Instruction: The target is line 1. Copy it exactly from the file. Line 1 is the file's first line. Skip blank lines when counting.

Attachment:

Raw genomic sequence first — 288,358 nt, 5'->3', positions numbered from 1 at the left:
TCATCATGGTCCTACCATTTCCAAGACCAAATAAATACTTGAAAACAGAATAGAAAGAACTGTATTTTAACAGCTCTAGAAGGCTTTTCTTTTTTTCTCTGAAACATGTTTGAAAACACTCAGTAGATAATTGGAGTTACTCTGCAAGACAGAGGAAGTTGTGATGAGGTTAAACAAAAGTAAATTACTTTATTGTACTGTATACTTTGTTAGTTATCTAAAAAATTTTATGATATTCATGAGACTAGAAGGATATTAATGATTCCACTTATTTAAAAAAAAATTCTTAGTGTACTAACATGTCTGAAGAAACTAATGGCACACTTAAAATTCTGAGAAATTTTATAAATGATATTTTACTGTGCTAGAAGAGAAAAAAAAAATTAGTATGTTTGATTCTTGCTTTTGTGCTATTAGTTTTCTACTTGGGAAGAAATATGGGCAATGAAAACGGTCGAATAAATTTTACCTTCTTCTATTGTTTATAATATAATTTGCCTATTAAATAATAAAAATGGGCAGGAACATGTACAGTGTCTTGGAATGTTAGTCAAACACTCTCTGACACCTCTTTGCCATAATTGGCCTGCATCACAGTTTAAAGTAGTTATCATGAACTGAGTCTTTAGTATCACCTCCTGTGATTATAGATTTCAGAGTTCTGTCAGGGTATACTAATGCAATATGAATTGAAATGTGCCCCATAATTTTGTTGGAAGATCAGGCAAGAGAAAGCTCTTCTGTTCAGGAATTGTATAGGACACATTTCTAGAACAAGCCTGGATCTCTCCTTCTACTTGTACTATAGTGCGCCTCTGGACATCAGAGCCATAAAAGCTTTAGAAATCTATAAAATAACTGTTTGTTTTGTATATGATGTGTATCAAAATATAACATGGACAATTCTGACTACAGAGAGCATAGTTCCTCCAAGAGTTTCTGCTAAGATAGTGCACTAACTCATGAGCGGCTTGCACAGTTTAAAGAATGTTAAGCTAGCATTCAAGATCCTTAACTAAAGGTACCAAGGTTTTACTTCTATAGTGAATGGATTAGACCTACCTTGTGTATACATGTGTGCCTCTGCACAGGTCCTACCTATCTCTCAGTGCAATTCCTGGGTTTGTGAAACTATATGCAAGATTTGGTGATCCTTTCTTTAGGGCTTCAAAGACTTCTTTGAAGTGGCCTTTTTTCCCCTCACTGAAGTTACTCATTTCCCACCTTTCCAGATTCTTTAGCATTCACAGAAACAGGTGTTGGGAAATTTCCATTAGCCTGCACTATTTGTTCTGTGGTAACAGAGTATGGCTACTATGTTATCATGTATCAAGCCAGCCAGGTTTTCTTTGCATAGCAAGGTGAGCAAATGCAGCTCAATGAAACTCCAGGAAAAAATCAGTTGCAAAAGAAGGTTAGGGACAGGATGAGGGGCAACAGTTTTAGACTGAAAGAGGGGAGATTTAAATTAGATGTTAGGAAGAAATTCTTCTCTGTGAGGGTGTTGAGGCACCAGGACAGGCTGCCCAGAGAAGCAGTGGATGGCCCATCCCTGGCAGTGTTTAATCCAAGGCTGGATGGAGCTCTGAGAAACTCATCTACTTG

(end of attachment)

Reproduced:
Raw genomic sequence first — 288,358 nt, 5'->3', positions numbered from 1 at the left: